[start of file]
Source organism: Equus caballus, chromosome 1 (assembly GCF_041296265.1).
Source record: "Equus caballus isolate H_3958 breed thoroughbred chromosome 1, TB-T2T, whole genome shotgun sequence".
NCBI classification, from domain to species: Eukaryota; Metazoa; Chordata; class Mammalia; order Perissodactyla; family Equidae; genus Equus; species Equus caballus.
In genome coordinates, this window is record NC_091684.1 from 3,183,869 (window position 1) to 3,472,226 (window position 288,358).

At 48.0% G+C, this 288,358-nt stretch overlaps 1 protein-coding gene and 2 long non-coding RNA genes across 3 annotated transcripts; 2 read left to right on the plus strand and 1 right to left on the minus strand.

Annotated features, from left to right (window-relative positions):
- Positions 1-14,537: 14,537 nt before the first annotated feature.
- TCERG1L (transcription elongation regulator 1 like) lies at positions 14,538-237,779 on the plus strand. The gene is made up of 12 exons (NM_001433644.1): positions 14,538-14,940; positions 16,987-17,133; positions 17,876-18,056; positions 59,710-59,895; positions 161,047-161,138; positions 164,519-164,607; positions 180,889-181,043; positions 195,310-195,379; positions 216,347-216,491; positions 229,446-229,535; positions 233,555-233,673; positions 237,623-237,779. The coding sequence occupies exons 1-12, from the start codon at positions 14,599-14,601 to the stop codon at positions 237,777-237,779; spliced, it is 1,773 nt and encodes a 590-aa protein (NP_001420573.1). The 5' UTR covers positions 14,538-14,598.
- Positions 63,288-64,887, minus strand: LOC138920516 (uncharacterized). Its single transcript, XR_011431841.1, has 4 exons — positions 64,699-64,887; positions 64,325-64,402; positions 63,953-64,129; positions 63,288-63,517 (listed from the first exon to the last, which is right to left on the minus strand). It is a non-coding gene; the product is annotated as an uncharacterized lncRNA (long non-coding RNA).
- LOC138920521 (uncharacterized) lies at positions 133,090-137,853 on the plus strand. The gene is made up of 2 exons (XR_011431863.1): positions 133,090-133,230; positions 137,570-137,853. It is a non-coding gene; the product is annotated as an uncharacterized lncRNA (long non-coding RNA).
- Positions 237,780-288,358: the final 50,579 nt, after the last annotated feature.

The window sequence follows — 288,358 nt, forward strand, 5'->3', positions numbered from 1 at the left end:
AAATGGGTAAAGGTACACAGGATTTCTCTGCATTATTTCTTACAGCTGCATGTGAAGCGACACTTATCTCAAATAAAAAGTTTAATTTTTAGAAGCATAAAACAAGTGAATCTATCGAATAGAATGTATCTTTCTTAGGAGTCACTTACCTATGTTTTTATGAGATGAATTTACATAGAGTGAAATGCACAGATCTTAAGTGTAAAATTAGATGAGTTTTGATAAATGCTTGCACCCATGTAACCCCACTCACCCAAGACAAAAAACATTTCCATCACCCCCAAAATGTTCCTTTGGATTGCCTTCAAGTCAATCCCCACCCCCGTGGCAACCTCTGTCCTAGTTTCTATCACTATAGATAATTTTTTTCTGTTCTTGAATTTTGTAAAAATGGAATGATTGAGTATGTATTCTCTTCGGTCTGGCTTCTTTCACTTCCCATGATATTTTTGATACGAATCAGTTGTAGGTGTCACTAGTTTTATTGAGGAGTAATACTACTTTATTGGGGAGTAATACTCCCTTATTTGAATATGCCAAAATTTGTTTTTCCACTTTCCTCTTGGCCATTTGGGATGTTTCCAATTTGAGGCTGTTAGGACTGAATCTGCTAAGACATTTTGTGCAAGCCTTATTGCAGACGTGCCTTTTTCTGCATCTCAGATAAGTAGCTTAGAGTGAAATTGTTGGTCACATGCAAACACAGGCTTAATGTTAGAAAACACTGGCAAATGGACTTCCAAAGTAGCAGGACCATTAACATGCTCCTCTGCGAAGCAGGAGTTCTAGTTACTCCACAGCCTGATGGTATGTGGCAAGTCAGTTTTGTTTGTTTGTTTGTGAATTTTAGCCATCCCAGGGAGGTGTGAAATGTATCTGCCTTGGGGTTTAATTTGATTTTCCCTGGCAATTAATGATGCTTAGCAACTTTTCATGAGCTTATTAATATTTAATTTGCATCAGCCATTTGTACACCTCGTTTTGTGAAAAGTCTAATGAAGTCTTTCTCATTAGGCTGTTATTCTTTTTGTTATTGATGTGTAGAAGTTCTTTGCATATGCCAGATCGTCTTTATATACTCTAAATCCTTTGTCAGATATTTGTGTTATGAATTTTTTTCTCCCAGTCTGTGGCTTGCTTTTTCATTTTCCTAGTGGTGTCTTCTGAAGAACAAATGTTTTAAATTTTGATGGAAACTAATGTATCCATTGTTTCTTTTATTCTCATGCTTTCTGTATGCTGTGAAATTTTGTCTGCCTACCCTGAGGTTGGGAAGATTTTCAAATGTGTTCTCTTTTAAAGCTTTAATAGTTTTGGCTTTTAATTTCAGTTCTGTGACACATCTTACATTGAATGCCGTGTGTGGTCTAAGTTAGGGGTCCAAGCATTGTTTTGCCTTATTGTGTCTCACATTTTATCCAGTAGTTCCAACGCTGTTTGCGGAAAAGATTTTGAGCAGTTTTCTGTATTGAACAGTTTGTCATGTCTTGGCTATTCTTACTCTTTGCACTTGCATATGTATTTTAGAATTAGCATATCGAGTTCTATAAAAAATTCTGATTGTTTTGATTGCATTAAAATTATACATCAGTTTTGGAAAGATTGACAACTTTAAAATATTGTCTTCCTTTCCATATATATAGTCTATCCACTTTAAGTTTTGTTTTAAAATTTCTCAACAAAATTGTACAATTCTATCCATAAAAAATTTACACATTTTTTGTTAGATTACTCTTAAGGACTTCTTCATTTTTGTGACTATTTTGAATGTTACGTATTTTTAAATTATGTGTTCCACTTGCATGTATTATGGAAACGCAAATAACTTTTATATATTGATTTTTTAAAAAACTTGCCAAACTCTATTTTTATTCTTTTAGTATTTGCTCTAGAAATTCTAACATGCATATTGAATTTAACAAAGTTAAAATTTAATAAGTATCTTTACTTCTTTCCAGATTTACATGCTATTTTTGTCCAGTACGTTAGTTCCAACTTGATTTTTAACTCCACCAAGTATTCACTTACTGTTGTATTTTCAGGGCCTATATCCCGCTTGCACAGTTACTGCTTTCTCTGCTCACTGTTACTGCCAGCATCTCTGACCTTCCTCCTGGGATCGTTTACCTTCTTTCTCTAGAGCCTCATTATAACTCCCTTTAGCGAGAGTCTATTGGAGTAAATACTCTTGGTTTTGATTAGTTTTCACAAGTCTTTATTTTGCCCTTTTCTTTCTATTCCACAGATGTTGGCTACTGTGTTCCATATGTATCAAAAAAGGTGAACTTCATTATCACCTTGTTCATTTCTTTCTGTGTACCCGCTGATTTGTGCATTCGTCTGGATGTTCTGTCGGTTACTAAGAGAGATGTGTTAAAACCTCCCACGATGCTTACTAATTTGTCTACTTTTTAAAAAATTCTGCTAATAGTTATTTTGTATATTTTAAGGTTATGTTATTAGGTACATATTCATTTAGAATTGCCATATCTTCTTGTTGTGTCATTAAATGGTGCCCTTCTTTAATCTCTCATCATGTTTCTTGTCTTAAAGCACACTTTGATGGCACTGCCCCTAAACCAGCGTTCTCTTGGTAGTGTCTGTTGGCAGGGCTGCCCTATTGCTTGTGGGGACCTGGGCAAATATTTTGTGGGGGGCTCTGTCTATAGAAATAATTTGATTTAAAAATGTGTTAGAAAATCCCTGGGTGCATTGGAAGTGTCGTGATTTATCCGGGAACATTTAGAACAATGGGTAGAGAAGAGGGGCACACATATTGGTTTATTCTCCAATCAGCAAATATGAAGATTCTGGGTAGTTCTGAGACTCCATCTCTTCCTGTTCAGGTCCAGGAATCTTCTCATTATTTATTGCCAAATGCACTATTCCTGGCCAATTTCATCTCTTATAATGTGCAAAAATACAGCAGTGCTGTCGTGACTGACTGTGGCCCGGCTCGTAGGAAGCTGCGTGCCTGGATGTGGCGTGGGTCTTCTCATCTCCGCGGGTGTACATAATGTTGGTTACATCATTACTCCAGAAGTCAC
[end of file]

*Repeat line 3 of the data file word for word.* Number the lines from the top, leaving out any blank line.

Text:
NCBI classification, from domain to species: Eukaryota; Metazoa; Chordata; class Mammalia; order Perissodactyla; family Equidae; genus Equus; species Equus caballus.